macrumors/9to5Mac comment section

    /s
    edited February 2018 wlymrandominternetpersonStrangeDayswatto_cobracornchip
  • Reply 11 of 34
    I walk my dog by the new Apple Store. This crack has been there at least two weeks, if not three. I hate to say it, but the property and building doesn't seem to be handling a relatively mild Chicago winter very well. I hate to see what happens during a harsh winter season.
  • Reply 12 of 34
    I walk my dog by the new Apple Store. This crack has been there at least two weeks, if not three. I hate to say it, but the property and building doesn't seem to be handling a relatively mild Chicago winter very well. I hate to see what happens during a harsh winter season.
  • Reply 13 of 34
    I would assume that this cannot be repaired on site. I am also confident that these panels are 100% custom and not in stock at Lowes. Probably just lead time to get replacement panel in and then pane properly replaced...thoughts?
    I imagine it's as you say. The replacement panel might well have been ordered the moment the crack appeared and will be replaced the moment the replacement arrives.

    My wife and I have had two homes built over the last 30 years. In both of them, tempered glass skylights and/or doors glass have spontaneously broken, usually shortly after construction/move-in, on sunny days. The temperature stress, coupled with flaws in the tempered glass, was enough to trigger the crack. When I was in college, the new engineering school lost a few tempered glass windows for exactly the same reasons. This is not unusual, nor is the general public's ignorance of expected minor failures in new structures.
    edited February 2018 ronnrandominternetpersonStrangeDayswatto_cobra
  • Reply 14 of 34
    I told them not to throw stones!
    gatorguyStrangeDays
  • Reply 15 of 34
    sandorsandor Posts: 541member
    I would assume that this cannot be repaired on site. I am also confident that these panels are 100% custom and not in stock at Lowes. Probably just lead time to get replacement panel in and then pane properly replaced...thoughts?

    definitely the case.

    all commercial glass is "custom" (ie you cannot cut this glass down to size, it is always manufactured to the specific dimensions.)
    so they are waiting for the replacement.

    probably also some argument as to who is paying for it as well.
    eating that one piece could be a large chunk of the glazier's profits.

    was the glass smacked by another trade? was it an edge defect? and installation issue? did someone pop the trim off & put it back on wrong?

    ronnwatto_cobra
  • Reply 16 of 34
    sandorsandor Posts: 541member
    smalm said:
    The damage is unlikely to affect the structural integrity of the building, but could pose a safety hazard to shoppers or passersby if the glass shatters.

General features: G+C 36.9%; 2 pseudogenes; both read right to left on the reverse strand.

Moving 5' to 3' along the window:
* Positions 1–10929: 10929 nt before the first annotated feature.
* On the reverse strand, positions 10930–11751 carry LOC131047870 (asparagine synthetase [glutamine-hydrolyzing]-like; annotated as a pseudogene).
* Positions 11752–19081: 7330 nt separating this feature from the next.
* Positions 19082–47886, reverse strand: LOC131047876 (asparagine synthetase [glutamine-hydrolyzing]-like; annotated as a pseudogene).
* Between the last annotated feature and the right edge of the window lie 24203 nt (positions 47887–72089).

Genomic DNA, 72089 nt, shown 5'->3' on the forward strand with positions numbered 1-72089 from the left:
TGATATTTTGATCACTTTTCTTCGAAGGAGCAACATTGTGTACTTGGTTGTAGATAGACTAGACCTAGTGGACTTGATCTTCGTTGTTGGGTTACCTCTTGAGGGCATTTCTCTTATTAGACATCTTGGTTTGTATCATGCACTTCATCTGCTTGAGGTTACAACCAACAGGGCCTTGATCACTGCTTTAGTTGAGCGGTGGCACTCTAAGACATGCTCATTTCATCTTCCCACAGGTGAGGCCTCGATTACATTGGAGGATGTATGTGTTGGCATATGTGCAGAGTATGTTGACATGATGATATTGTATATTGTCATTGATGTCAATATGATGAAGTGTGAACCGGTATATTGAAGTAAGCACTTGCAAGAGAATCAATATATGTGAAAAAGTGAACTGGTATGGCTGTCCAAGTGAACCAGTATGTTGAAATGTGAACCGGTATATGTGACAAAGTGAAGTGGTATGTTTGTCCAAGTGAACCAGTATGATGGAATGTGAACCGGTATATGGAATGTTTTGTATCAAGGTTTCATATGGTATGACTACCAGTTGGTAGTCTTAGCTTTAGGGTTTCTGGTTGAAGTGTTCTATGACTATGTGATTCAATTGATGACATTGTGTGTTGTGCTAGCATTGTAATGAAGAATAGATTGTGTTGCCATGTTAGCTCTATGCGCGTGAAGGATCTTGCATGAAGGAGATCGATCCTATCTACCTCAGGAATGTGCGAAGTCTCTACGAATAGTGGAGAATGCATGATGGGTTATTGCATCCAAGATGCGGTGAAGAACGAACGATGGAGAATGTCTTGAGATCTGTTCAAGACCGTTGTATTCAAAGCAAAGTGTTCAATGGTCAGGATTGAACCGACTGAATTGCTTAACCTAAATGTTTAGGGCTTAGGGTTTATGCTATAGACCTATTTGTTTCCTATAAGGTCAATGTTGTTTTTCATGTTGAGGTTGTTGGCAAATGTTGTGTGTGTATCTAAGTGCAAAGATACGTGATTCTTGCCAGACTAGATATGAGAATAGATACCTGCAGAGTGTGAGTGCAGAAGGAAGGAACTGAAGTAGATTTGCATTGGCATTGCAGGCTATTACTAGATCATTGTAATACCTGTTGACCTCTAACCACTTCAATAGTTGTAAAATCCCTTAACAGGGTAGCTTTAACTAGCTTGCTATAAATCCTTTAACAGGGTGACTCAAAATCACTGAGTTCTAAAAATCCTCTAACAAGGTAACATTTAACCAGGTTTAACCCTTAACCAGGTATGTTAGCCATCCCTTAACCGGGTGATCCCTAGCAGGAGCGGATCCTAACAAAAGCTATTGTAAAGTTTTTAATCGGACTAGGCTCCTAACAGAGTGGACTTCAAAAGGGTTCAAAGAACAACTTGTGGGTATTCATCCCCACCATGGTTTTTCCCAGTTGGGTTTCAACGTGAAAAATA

That's laminated glass. In all likelihood it will not shatter.
    But it's interesting that it cracked at all. The roof seems to apply an uneven load to the glass sheets.
    If true it won't help to just exchange the glass, the next one would crack as well...
    but laminated glass can still fragment & fall.
    a 5 pound V of glass can cause a lot of arterial damage from 8 feet up.

    if it really is above a door, i am shocked more hasn't been done to secure it.
  • Reply 17 of 34
    JFC_PAJFC_PA Posts: 357member
    No doubt under warranty so the manufacturer is making and shipping a new pane. That’s from Europe iirc. 
    watto_cobra
  • Reply 18 of 34
    steven n.steven n. Posts: 1,123member
    BubbaTwo said:
    Probably just Sir Jony Ive pushing design to new levels!  Soon, all Iphones will come with an aesthetic crack which will then be copied by Android manufacturers!
    I will be called the Plumber's Special Red Edition.
  • Reply 19 of 34
    mpantonempantone Posts: 1,420member
    The glass panel is likely from Sedak/Seele, the German glass manufacturer who has provided glass panels for many Apple retail stores as well as the glass panels at Apple Park.

    As mentioned by Sandor, all of these panels are custom made for Apple, they aren't standard windows that one buys at Home Depot or Lowe's.
    ronnwatto_cobra
  • Reply 20 of 34
    lukeilukei Posts: 332member
    dachar said:
    If the building structure relies on the roof heating to deal with ice and snow, and then the system failed, will the structural components be designed to take the additional load without any consequences ?

    Glass curtain walling would not normally be part of the structural integrity of the building. I have no knowledge of how much glass like this expands and contracts or how flexible the expansion joints could be. The Architects and Structural Engineers should have taken this all into consideration when designing the building.

    If everything is properly designed and the loss of the roof heating was not critical then it might be an issue with just one glass window. If it is not a one off then that is possibly more significant and could required alterations to the design. 
    Thanks Sherlock /s
    watto_cobra